One of the most common questions we get at Fifth Story is about measuring the success of content marketing. Here, our President Shelley Middlebrook discusses how to set relevant KPIs and walks us through an example.
Q: What’s the best approach to take for creating successful content marketing?
Most organizations/brands that are successful at content marketing have aligned their content marketing with their overall business goals and have an always-on approach to it – it’s not something they do as a one-off and then forgets about. This requires continuously optimizing content and updating key performance indicators (KPIs) as you see what’s working best.
When creating content, you need to know what you want it to solve and how each content benchmark will ladder up to the business goals. There are different types of content marketing goals at different stages along the purchase/buyer’s journey:
- Increase brand awareness and/or change perception
- Drive traffic to the website (for a purpose – to learn more, etc.)
- Generate Leads
- Convert leads to sales/sign-ups action
- Improve retention and drive upsell
The key to success is creating content that directly relates to your objectives.
Q: What are some examples of relevant Key performance indicators for content marketing?
It all depends on the goals of your campaign, but here are some examples of creating KPIs that could help to indicate the success of a content marketing campaign: increasing the average time on a website from one minute to a minute and a half; or improving clicks-thru to the store finder section of a site by 20% at a cost of $1 per click. Over time, with testing and learning, you can optimize your campaigns to improve upon your results and understand the impact of your efforts on your business goals.
Ultimately, the overall goal is to increase sales, but using these metrics can help you see how your efforts are working and create benchmarks that can help you set KPIs going forward.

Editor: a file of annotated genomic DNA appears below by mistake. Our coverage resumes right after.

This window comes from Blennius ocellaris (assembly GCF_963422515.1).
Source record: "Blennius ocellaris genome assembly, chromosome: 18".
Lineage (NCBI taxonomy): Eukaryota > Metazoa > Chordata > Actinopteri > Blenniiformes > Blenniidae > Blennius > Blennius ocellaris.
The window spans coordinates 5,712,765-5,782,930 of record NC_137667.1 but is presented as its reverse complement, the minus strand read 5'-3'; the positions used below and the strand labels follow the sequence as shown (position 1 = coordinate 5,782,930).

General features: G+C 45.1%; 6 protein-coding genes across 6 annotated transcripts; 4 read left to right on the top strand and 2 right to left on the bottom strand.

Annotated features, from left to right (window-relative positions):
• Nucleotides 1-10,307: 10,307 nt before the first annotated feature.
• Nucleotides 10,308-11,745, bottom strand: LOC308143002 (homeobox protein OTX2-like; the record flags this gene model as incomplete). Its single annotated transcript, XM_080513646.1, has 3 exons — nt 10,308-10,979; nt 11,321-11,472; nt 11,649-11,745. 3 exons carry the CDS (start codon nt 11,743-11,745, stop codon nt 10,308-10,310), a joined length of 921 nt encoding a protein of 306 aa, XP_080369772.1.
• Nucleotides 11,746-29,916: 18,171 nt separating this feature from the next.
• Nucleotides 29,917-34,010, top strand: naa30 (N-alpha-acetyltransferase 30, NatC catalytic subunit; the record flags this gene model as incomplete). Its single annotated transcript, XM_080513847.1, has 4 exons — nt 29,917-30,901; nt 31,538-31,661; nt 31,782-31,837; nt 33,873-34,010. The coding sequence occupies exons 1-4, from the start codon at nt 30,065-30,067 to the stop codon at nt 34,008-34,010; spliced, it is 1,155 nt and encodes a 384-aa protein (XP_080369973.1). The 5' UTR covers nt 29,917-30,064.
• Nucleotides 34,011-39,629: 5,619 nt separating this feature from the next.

Q: Can you share an example of how this would work in practice?
Say a company’s business goal was to increase sales of a product/service by 10% over the next six months. Content marketing is an excellent tool for this, but to ensure their efforts are effective, the company should start by setting some KPIs for the content marketing that would indicate they were going down the right path to meet this goal.
One tactic that could be part of a larger content marketing campaign is producing and distributing a video that explains the benefits of the company’s product or service, and then cost-effectively digitally targeting their audience to view it as pre-roll on YouTube. A metric that would help indicate that the right people were targeted and that they had a strong interest in the product/service would be a high average time watched. This metric is especially useful since audiences are allowed to skip pre-roll video on YouTube after six seconds. Recently, Fifth Story ran a YouTube pre-roll video campaign with a 1:48-minute video ad for our client that achieved a 1:30-minute average watch time. This was fantastic, as it indicated that the video was extremely relevant to the audience.
Q: What role does remarketing play?
Remarketing is a cost-effective way to move people along the buyer’s journey. Using the same example of the YouTube pre-roll video, the company could take their success one step further by developing a remarketing list from the audience that watched the video for more than six seconds. This allows the company the opportunity to create sequential messaging to people who are already aware of their brand and have shown interest in it. The remarketing messaging could entice the audience to go to the website for more information, such as where to buy or pricing.
Metrics that would help indicate if this tactic was working would be click-thru rate; average time spent on site; and taking an action on the website page, such as clicking on a store finder that would indicate that the user is considering going to retail to purchase. You can use Google Analytics to find all this information and see what users are doing on the website. The size of the remarketing list could also be a metric, which can be used for up to a year after the original campaign according to best practices. The amazing thing about digital is you can test and optimize along the way and you do not have to wait until your program is fully delivered to see if it worked. For example, if after a few weeks it looks like you will only increase your sales by 5%, depending on costs and ROI, you may want to increase your digital investment to drive greater results and achieve your original goal.